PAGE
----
You may say I’m a dreamer…

But, I’m not the only one. I’ve often been called an idealist and it was usually said to imply my naiveté – it always sounded more like a pat on the head and “Isn’t that cute.” It always drives me crazy because I still don’t understand what’s wrong with being an idealist. Striving for an ideal is not saying that you think things are ideal. It is simply a goal. To understand that a perfect peace is not in reality obtainable does not mean that we should not strive for peace even if it is imperfect. So, I was thrilled at President Obama’s speech as he accepted the Nobel Peace Prize. (The full text is here.) Obama Nobel Peace Prize Speech His closing is exactly what I have tried to explain to those who disparage me as an idealist.

“We can acknowledge that oppression will always be with us, and still strive for justice. We can admit the intractability of deprivation, and still strive for dignity. We can understand that there will be war, and still strive for peace. We can do that – for that is the story of human progress; that is the hope of all the world; and at this moment of challenge, that must be our work here on Earth.”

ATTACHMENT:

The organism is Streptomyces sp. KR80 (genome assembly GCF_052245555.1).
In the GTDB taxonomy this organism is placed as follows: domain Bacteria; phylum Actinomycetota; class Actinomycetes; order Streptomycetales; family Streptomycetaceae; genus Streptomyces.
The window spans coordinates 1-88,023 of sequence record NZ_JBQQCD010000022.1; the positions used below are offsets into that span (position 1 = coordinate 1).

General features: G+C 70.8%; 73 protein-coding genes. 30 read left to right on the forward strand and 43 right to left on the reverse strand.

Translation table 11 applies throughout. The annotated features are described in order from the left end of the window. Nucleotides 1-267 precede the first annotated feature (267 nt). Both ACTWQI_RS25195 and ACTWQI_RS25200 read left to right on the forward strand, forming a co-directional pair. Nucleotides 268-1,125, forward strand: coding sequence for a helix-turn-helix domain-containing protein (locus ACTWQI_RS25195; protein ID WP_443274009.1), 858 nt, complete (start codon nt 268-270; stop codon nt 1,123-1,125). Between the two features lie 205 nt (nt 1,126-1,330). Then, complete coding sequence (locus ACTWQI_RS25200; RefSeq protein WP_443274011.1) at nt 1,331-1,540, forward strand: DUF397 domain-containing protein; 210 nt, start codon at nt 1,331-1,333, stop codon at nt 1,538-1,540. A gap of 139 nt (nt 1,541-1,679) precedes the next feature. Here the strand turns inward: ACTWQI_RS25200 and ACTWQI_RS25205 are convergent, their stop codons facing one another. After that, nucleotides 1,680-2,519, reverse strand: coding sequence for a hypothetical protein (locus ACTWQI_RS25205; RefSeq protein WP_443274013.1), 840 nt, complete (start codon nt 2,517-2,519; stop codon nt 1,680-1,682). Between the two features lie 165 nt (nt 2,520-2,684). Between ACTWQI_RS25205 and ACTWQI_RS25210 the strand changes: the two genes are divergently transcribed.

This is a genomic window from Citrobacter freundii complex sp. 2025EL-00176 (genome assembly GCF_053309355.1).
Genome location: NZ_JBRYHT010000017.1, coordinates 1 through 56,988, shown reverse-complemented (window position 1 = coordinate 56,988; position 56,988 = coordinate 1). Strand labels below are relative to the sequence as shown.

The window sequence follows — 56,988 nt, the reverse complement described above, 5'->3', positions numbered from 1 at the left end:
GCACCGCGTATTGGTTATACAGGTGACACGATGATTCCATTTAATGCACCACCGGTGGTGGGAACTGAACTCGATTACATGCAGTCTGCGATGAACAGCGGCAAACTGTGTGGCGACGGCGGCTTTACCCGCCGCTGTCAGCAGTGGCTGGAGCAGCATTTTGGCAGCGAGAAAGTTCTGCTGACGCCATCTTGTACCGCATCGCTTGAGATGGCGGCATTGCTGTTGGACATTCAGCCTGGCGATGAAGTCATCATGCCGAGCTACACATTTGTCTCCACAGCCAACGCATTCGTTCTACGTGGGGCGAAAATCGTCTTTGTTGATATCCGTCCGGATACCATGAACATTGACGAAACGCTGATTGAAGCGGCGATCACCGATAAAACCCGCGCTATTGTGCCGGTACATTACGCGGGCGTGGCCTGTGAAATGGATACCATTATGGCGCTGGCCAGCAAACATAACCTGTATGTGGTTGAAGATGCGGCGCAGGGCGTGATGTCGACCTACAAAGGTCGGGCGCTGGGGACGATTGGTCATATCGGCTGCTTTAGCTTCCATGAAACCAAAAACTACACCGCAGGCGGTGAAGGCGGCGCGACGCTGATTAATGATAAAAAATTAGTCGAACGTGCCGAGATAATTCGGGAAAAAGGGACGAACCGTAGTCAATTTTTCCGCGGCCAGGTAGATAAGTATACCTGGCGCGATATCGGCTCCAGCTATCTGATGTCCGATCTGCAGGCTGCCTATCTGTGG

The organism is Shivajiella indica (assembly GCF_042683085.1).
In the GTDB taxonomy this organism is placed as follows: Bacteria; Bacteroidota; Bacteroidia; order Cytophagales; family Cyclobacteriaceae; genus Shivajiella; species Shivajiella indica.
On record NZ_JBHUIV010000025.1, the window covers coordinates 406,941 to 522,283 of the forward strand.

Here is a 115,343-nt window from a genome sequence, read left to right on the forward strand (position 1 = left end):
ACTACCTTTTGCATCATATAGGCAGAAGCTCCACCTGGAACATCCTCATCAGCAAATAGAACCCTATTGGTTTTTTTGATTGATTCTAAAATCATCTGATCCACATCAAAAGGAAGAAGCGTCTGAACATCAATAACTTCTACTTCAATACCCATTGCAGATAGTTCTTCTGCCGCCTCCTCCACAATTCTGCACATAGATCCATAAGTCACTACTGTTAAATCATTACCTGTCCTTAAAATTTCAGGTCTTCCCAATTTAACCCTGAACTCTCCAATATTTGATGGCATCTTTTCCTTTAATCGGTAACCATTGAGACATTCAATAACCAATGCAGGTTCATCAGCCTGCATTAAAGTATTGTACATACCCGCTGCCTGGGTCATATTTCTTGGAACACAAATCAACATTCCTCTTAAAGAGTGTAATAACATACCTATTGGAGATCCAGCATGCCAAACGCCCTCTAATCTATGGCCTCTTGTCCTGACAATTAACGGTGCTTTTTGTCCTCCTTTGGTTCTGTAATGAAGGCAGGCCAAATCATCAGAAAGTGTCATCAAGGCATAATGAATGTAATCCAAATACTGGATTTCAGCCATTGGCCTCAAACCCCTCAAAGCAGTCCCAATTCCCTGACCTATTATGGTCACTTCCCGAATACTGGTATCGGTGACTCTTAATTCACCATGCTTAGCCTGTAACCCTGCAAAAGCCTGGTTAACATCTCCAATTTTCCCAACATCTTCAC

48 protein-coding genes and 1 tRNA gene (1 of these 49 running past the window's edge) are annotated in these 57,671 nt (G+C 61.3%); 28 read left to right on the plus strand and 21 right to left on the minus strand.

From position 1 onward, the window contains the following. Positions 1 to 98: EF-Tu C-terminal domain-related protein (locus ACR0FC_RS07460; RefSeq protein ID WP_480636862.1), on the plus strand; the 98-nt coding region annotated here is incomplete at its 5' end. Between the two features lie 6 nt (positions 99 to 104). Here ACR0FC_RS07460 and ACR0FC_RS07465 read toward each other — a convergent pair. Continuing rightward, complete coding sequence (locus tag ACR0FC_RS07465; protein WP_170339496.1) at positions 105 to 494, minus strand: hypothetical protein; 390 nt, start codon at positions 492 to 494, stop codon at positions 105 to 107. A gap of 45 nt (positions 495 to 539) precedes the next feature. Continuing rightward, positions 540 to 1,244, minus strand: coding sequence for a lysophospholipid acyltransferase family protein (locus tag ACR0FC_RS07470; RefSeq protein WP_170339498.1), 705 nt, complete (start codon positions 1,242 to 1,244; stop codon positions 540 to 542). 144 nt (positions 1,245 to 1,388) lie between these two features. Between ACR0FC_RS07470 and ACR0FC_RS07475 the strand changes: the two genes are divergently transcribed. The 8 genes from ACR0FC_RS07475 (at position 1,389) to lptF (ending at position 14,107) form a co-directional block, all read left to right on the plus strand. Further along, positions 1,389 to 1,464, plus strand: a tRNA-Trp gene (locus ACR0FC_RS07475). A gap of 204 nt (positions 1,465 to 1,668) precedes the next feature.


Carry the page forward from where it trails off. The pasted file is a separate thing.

At the risk of getting too touchy-feely, idealism is simply believing that we can and should strive for the highest ideals. It is a positive outlook. Idealism is what drove Obama’s campaign – the hope and the belief that we could change. Currently, we have lost that hope. It is hard not to be depressed listening to the news. Everything is negative. The zeitgeist has shifted from “Yes, we can!” to “Ain’t never gonna happen.” It is what we seem to do – we build up to tear down. It is endemic of our culture. The negative mood is not helpful. It is self-prophesying. We can’t, so we don’t. We always talk about the “can do” spirit of America, but it seems the only thing we can do is naysay anyone trying to do anything. It is so easy to say no and so hard to get off your ass. Call me an idealist, but I really think it’s time to do so.


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